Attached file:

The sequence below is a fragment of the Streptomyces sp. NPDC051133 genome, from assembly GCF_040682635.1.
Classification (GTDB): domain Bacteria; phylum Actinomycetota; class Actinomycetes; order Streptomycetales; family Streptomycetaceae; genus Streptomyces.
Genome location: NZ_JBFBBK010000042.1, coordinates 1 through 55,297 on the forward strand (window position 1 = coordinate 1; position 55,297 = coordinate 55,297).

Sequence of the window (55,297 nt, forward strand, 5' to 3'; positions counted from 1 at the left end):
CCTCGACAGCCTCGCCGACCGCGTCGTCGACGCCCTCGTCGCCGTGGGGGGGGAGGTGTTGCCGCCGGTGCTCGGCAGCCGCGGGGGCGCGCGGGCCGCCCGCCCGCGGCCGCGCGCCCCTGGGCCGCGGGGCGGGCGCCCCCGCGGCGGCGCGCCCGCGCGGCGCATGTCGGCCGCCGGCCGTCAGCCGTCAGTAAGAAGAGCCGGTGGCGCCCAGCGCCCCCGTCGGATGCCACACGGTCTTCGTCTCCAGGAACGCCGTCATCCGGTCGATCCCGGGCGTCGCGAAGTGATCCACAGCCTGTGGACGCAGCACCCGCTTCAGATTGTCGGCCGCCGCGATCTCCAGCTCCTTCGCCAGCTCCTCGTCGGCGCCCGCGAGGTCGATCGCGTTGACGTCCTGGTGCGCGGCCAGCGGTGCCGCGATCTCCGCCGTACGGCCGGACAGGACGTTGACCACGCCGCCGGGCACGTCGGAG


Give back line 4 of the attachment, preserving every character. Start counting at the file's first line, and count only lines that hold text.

Sequence of the window (55,297 nt, forward strand, 5' to 3'; positions counted from 1 at the left end):